Botany & Zoology
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Honours guide for prospective students

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Generic skills modules​

​STATISTICS: Experimental design and data analysis are arguably the most important skills required by any scientist and thus this forms the bulk of the generic module requirements for the Honours course. An intensive introductory statistics course will run for the first 6 weeks of term (TR).
{An exam is associated with this component of the generic module}

GIS: Students will receive a three day introductory tutorial in GIS, with the aim of providing the tools to access relevant spatial data sources, and construct basic maps of sampling sites etc. This should provide a platform from which students can develop these skills should they need them for their projects (VV).

READING AND WRITING IN SCIENCE: During the course of the Honours year students will be required to read many scientific papers and to distinguish good from weak ones. Students will receive a library tour and guidance on effective reading, searching and evaluating literature. Students will receive training in scientific writing skills (MC).

ETHICS/PHILOSOPHY: Students will receive three lectures (including a guest lecturer from the philosophy department) and a series of discussion sessions around a selected philosophy of science book (JvdH).
{1 assignment}

BOOKS: 3 books will be assigned which students will be required to read during the course of the year. There will be a group discussion session around each of the books.
1. Remarkable Creatures; Tracy Chevalier (LD)
2. Bad Science; Ben Goldacre (BA)
3. The God delusion; Richard Dawkins (SD)
{1 book review/essay and questions on the general exam}

FIELDTRIP: All students are required to attend a 6 day fieldtrip running from 17th-22nd March. This will take students through diverse Cape landscapes in search of fossils and all array of extant biota (JvdH).
{1 popular science article on some aspect of the fieldtrip}

CAREER PREPARATION: An introduction to the biology job market, writing good CVs, choosing references, the job interview process and the South African scientific structures (TJR).

PUBLIC SPEAKING / DEMI TRAINING: Staff from the Centre for Teaching and Learning (CTL) will provide instruction on spoken presentations. This will involve students each giving a short talk, so it is important that students are prepared for this.

CONFERENCE ATTENDANCE: Students have a choice of conferences. They may either attend the Zoological Society of Southern Africa (; 14th – 17th July) or the Fynbos Forum (; 7th – 13th October). This will provide students with broader exposure to the scientific community, scientific communication and research.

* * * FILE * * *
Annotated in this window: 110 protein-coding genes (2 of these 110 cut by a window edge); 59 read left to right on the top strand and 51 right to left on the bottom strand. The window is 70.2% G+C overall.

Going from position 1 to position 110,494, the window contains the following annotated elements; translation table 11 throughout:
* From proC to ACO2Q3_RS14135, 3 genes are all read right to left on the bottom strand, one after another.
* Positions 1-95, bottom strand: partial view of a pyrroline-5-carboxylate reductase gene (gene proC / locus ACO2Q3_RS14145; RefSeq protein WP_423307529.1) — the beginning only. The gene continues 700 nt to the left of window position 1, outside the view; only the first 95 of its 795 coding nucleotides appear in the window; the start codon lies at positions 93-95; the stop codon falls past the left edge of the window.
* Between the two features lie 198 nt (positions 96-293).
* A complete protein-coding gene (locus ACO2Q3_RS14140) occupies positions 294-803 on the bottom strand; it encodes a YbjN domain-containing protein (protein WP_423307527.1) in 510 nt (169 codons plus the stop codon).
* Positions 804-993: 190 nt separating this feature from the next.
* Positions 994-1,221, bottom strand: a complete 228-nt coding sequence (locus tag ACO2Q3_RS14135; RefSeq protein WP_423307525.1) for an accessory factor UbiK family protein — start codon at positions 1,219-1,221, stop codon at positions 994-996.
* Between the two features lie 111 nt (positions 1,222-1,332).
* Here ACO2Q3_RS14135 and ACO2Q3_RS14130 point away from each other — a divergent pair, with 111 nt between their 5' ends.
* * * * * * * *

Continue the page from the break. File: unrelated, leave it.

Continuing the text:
The generic skills modules will be assessed as follows:

  1. General written exam – this will comprise essay questions designed to test students’ general understanding of broad currently relevant aspects of biology. It will draw on experience gained during the generic modules, the choice modules and student’s continued reading of the newspapers and tabloid scientific literature. In addition students will be required to answer an essay question on one (or more) of the allocated set books.
  2. General oral exam – students will be required to answer questions posed by a panel of 3 or 4 academics. These questions will probe students’ general understanding and ability to build logical arguments about broad topics in biology. The oral exam will also provide students with experience of an interview situation, something that they’re likely to encounter during their future careers.
  3. Stats exam - students will be required to complete a hands-on exam on the statistics material covered during the course.
  4. Book review – All students will be required to write one book-review/essay.
  5. Popular scientific article – students will be required to write a popular scientific article (such as published in Veld and Flora) based on something they encounter during the Karoo fieldtrip which catches their interest. These are not just trip reports, but will also require some additional literature research by the students. Some (perhaps all) of the reports will be published in the departmental newsletter “The Akkerdier”.
  6. GIS project.
  7. Philosophy assignment. ​​